Shock Videos Expose Moral Blind Spots
SACRAMENTO — It’s not that hard — and it’s a bit self satisfying — to judge moral flaws from past times. Hence, legislators from both parties recently embraced a bill to ban the naming of California public buildings after leaders of the Confederacy, given that regime protected the unquestionably evil practice of slavery. There’s no risk in condemning a government that dissolved in 1865 and was mostly headquartered 2,800 miles from Sacramento.
State legislators often pass resolutions acknowledging past holocausts, genocides and injustices. It serves a valid purpose. But they — and the general public — have a tougher time examining current conundrums outside the stifling limits of partisanship and ideology. Indeed, some people get really annoyed at efforts to prick our consciences over modern blind spots.
Orange County based anti-abortion activists and self-described “citizen journalists” recently sparked a vituperative national debate over late-term abortions by releasing disturbing undercover videos of Planned Parenthood officials discussing the procurement of organs and tissue from aborted fetuses. Two members of the Center for Medical Progress posed as executives from a biotech firm who were seeking “tissue” for medical research.
In one video, a Planned Parenthood official nonchalantly discusses various specimens, as she eats and sips wine. In another, a doctor championed “less crunchy” abortion techniques that would better preserve the marketable organs. Another video features an interview with a former employee of a biologic company that acquires the tissue and transfers it for research. She describes fainting on her first day of training after watching a technician divvy up a dead fetus.
Planned Parenthood and its defenders insist their nonprofit group is not profiting from abortion, but following laws that allow it to recoup certain costs. Critics want a federal investigation of the organization — and Republican members of Congress are pushing a bill to slash Planned Parenthood’s federal funding.
“This is a new low, even for anti-abortion activists who will stop at nothing in their effort to undermine a woman’s right to choose,” wrote four Democratic members of Congress to U.S. Attorney General Loretta Lynch and California Attorney General Kamala Harris. Harris quickly agreed to comply with their request to investigate whether the activists who released the videos broke any California laws. The state’s top law-enforcement agency will look at whether the group violated laws in setting up its fictitious biotech company — or in recording conversations without the other party’s consent.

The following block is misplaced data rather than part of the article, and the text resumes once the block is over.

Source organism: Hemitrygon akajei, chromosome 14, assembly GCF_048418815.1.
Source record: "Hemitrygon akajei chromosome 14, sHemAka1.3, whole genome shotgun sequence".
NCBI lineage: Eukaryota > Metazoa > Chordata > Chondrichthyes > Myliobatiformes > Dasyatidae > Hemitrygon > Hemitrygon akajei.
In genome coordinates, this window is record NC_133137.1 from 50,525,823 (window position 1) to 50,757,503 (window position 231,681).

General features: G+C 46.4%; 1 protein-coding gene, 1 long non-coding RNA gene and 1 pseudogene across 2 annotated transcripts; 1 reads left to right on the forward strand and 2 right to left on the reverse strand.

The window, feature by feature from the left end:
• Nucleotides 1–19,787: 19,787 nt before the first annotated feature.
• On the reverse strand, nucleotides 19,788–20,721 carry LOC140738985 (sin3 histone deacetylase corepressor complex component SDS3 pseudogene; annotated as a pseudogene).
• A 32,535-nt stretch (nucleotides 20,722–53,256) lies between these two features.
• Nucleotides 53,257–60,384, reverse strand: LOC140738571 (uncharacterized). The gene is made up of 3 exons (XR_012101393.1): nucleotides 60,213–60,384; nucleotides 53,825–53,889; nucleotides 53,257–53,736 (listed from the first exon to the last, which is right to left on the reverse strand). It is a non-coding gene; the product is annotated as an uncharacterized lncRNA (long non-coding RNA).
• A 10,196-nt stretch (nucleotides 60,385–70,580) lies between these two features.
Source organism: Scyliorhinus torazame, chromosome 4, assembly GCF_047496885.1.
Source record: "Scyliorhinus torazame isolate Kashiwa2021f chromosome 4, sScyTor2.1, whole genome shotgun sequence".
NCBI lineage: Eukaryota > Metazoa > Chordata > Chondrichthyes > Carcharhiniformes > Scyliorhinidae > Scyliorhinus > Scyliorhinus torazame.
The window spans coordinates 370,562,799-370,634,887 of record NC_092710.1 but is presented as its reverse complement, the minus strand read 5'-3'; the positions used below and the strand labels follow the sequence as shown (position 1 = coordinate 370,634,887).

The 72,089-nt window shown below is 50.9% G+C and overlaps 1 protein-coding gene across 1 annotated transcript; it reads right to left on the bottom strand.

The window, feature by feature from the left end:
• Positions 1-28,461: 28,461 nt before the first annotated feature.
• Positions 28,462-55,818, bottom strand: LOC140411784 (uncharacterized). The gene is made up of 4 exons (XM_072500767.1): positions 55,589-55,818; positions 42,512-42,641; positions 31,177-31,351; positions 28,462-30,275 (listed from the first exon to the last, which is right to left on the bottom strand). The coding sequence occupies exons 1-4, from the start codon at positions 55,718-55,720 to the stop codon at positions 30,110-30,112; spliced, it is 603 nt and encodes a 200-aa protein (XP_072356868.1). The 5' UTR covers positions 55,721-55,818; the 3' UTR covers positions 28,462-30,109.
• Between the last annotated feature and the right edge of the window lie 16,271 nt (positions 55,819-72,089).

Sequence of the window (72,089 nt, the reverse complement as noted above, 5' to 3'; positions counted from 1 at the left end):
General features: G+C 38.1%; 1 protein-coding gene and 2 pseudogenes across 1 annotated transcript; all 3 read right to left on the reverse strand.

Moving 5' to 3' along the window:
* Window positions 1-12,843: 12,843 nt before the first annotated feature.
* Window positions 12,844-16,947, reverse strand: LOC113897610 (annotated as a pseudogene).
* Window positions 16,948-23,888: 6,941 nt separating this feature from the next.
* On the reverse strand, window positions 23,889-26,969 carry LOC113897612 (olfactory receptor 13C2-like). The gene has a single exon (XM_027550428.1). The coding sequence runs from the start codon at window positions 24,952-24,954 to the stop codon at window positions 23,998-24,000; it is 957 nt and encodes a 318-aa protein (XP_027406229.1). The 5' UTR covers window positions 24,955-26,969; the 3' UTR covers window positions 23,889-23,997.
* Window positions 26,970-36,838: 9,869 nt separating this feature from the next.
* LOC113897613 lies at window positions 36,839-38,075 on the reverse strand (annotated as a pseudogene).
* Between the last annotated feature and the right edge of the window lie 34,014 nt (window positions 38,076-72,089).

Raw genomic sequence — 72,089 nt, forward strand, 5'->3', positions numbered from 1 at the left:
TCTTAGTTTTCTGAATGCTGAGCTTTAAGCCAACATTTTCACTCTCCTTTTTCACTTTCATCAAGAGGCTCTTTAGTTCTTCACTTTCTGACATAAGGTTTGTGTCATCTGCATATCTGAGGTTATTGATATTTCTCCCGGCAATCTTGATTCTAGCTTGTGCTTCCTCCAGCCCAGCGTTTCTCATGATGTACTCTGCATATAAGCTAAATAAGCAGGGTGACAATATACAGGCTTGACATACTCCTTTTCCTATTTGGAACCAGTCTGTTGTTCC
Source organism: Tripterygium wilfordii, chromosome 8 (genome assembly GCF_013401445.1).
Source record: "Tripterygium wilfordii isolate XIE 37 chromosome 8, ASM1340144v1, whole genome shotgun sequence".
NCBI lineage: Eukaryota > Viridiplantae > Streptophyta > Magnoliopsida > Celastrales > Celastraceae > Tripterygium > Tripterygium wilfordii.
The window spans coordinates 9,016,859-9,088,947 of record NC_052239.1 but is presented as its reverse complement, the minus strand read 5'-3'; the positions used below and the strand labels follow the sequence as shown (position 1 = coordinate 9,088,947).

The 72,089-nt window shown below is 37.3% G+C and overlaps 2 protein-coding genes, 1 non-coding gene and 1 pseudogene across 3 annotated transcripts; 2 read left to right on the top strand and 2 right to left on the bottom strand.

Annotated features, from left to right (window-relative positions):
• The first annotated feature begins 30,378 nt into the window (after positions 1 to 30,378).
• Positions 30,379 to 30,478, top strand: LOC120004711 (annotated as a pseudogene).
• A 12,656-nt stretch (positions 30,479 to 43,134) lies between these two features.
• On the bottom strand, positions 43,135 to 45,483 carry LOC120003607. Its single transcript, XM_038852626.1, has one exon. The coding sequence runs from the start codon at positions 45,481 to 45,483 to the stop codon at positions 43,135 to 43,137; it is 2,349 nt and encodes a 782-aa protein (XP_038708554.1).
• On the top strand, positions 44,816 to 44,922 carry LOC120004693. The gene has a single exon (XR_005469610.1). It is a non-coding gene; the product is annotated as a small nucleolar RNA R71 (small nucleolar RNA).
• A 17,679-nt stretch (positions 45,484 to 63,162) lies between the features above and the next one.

Meanwhile, a Los Angeles court issued a temporary restraining order halting the release of some additional videos until a hearing in August.
Some California Republican legislators called on Harris, a Democratic candidate for a U.S. Senate seat and ally of Planned Parenthood, to investigate whether Planned Parenthood violated any rules, but that’s as likely as her sporting the Confederate flag outside her office. Wrote the legislators: “When credible accusations of this grisly practice come to light, it is the responsibility of the attorney general to investigate. … So far all she seems concerned about is investigating those who helped reveal what has been going on … .”
The case raises myriad policy questions. There’s the political issue. It’s impossible to take the politics out of politics, but state attorneys general offices should have some semblance of legal balance — and not be overly partisan. Harris is weighing in on one side of a dispute rather than being an arbiter of justice, which is an allegation she faces on other issues.
And any effort to penalize a group for undercover videos is troubling. Major TV journalism outfits routinely do such stings. This is a longstanding TV news tradition. It doesn’t matter if the videos’ producers are not mainstream journalists. The rules should protect the practice of “journalism,” not a cartel of “journalists.”
But these debates ultimately are side issues — and it’s the core issue of abortion, especially in late stages, that is the reason for the blowback. During the Confederacy, the operators of the Underground Railroad were obviously violating the law. Whether videographers — or Planned Parenthood, for that matter — were following the letter of the law should be less important than what our current law will look like, morally, in hindsight by future Californians.